State Senator Nancy Skinner (D-Berkeley) is the author of the bill. She said that although California faces lower maternal and infant mortality rates than other states, there is an urgent need to address the rising rates of pregnancy-related deaths.

“We’ve started some policies over the last five to 10 years to try to address that, and we’ve had better results than other states,” Skinner said. “However, even California started to fall behind and across the country we started to see infant mortality and maternal mortality and complications from poor health increasing.”

Skinner also noted that there were a variety of organizations that helped formulate the law.

“This year’s bill really built on the past work of health organizations and advocacy groups like Black Women for Wellness. Also, groups trying to fight poverty — March of Dimes, Planned Parenthood — just a very broad coalition concerned about this came together and said California needs to do more,” Skinner said.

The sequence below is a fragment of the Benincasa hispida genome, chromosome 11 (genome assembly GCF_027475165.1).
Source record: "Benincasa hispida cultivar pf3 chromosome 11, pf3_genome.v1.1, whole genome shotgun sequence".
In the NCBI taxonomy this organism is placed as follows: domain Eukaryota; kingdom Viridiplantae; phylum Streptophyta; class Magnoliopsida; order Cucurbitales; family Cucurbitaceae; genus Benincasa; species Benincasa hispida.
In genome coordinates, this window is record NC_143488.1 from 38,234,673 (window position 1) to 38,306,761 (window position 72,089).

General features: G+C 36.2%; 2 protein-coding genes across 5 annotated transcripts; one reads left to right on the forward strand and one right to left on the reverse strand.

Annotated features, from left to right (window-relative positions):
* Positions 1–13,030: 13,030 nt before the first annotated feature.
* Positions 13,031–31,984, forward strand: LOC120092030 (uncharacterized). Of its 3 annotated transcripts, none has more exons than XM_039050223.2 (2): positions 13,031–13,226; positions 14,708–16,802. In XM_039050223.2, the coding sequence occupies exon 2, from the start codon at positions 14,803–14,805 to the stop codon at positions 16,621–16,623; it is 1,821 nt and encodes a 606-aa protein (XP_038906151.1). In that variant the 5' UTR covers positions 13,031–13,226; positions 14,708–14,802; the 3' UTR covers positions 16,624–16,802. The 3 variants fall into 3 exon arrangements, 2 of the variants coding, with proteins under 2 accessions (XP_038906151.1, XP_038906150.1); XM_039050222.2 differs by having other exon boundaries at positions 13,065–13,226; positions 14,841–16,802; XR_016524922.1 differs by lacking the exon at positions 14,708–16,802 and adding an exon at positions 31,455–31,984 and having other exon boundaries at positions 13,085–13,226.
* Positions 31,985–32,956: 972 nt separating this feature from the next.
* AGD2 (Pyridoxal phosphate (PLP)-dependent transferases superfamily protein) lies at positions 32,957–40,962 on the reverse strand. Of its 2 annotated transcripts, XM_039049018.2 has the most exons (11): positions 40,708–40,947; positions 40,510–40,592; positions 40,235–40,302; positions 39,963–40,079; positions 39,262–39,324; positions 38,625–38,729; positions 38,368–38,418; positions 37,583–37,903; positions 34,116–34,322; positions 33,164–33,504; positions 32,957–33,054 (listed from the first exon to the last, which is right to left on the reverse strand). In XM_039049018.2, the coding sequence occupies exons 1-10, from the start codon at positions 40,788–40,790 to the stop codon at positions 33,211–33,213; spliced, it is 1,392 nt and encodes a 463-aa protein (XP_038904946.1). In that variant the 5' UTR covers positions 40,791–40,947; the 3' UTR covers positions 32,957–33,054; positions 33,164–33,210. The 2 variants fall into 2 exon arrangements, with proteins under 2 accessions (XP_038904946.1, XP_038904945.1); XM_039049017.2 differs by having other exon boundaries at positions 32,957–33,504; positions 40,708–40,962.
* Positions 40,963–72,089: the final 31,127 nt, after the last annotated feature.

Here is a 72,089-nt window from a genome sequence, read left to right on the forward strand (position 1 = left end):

Paris Maloof-Bury, certified nurse-midwife and president of the California Nurse-Midwives Association, said statutory funding is needed to create a better midwifery education program.

“The part of the bill that directly affects midwives is workforce development and creates a placeholder for a stream of funding for midwifery education programs and that’s for all types of midwifery education,” Maloof-Bury said. “In our state we have three universities [CSU Fullerton, San Diego State and UCSF] that have midwifery education programs, two are for certified nurse midwives and one is for registered midwives and this bill creates a stream of funding for those programs.